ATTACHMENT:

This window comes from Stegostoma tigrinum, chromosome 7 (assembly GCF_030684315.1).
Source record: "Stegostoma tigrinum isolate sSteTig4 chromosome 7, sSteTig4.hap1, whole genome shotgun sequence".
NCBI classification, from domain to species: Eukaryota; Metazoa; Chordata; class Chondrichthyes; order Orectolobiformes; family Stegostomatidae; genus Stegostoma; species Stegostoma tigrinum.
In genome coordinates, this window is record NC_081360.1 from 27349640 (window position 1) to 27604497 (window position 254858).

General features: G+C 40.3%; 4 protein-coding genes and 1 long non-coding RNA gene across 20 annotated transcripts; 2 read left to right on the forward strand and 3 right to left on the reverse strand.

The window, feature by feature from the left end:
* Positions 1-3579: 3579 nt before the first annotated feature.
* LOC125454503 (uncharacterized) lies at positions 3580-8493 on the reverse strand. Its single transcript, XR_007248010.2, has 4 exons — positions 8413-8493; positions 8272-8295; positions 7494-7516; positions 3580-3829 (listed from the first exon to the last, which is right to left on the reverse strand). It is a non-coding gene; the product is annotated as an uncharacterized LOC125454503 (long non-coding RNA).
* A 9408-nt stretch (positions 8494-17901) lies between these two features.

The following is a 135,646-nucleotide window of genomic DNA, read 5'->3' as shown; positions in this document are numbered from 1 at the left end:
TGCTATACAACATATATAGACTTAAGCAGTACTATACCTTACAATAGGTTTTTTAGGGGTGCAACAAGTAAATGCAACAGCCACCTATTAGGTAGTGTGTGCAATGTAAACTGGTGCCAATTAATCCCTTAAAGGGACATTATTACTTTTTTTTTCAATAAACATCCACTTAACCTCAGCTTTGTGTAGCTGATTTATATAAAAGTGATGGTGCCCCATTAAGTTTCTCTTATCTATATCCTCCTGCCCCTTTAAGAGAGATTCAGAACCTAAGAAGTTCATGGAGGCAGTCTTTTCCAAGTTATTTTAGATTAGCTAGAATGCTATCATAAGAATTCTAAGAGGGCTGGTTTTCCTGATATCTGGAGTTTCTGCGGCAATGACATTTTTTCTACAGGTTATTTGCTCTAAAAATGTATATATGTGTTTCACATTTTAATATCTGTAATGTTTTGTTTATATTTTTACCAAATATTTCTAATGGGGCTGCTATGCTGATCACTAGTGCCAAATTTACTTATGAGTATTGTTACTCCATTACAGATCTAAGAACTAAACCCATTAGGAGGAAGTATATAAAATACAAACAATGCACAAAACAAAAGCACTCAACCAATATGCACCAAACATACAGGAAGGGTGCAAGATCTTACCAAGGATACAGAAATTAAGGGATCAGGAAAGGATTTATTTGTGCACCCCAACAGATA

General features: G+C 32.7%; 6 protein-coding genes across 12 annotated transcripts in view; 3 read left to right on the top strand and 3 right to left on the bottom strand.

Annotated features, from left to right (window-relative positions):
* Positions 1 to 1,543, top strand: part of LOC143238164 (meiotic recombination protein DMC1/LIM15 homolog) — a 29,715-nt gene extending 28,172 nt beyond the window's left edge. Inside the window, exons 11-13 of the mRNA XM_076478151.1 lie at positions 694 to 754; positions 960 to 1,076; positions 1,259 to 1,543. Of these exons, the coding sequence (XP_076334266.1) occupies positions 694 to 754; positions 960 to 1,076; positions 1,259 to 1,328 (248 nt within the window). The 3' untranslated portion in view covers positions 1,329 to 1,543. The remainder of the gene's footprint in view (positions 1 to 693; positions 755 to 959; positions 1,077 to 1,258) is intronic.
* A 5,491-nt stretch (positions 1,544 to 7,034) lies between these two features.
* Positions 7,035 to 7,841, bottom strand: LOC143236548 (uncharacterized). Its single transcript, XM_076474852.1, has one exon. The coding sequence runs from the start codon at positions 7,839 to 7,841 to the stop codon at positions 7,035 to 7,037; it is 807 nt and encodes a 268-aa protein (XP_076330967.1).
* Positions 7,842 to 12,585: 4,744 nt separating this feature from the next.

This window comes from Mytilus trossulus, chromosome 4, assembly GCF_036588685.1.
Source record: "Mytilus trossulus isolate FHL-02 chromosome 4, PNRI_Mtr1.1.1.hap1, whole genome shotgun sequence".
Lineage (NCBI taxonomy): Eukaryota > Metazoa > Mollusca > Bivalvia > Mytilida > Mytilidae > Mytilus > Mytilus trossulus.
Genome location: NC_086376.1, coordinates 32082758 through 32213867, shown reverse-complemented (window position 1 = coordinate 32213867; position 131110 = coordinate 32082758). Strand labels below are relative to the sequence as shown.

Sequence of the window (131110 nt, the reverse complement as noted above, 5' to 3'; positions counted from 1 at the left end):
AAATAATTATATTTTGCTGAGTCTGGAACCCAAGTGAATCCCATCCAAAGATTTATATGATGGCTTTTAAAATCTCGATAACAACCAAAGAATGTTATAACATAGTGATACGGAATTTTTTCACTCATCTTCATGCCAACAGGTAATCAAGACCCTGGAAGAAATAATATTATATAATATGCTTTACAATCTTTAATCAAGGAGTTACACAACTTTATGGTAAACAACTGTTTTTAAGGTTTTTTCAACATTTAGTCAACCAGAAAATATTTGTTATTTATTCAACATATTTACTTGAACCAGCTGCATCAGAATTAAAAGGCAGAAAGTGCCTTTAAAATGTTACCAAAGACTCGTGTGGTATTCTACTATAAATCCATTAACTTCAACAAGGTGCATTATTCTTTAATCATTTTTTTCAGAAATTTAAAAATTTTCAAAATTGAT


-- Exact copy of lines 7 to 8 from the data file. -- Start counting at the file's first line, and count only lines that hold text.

* Positions 1-3579: 3579 nt before the first annotated feature.
* LOC125454503 (uncharacterized) lies at positions 3580-8493 on the reverse strand. Its single transcript, XR_007248010.2, has 4 exons — positions 8413-8493; positions 8272-8295; positions 7494-7516; positions 3580-3829 (listed from the first exon to the last, which is right to left on the reverse strand). It is a non-coding gene; the product is annotated as an uncharacterized LOC125454503 (long non-coding RNA).